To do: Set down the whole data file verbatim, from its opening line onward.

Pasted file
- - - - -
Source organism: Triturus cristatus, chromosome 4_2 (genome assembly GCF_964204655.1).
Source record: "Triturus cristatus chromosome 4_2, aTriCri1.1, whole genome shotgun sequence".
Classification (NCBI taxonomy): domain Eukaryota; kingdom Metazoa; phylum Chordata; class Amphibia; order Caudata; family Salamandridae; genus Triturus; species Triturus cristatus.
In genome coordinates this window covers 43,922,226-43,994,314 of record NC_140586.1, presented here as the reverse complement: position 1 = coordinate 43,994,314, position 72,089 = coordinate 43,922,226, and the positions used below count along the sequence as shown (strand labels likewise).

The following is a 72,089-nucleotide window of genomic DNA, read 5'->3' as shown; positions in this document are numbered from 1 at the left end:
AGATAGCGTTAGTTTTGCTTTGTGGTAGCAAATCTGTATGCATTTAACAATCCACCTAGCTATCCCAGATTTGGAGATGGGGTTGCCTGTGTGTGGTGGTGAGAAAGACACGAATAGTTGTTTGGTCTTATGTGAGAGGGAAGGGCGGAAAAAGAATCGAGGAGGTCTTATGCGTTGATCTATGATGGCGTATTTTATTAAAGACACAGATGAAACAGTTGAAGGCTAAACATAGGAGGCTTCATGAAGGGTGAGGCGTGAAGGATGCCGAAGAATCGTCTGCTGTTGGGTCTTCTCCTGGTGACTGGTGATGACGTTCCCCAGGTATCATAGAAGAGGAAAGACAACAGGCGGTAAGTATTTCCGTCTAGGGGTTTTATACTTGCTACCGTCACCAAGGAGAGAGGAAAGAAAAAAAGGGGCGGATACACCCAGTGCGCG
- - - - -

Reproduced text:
Source organism: Triturus cristatus, chromosome 4_2 (genome assembly GCF_964204655.1).
Source record: "Triturus cristatus chromosome 4_2, aTriCri1.1, whole genome shotgun sequence".
Classification (NCBI taxonomy): domain Eukaryota; kingdom Metazoa; phylum Chordata; class Amphibia; order Caudata; family Salamandridae; genus Triturus; species Triturus cristatus.
In genome coordinates this window covers 43,922,226-43,994,314 of record NC_140586.1, presented here as the reverse complement: position 1 = coordinate 43,994,314, position 72,089 = coordinate 43,922,226, and the positions used below count along the sequence as shown (strand labels likewise).

The following is a 72,089-nucleotide window of genomic DNA, read 5'->3' as shown; positions in this document are numbered from 1 at the left end:
AGATAGCGTTAGTTTTGCTTTGTGGTAGCAAATCTGTATGCATTTAACAATCCACCTAGCTATCCCAGATTTGGAGATGGGGTTGCCTGTGTGTGGTGGTGAGAAAGACACGAATAGTTGTTTGGTCTTATGTGAGAGGGAAGGGCGGAAAAAGAATCGAGGAGGTCTTATGCGTTGATCTATGATGGCGTATTTTATTAAAGACACAGATGAAACAGTTGAAGGCTAAACATAGGAGGCTTCATGAAGGGTGAGGCGTGAAGGATGCCGAAGAATCGTCTGCTGTTGGGTCTTCTCCTGGTGACTGGTGATGACGTTCCCCAGGTATCATAGAAGAGGAAAGACAACAGGCGGTAAGTATTTCCGTCTAGGGGTTTTATACTTGCTACCGTCACCAAGGAGAGAGGAAAGAAAAAAAGGGGCGGATACACCCAGTGCGCG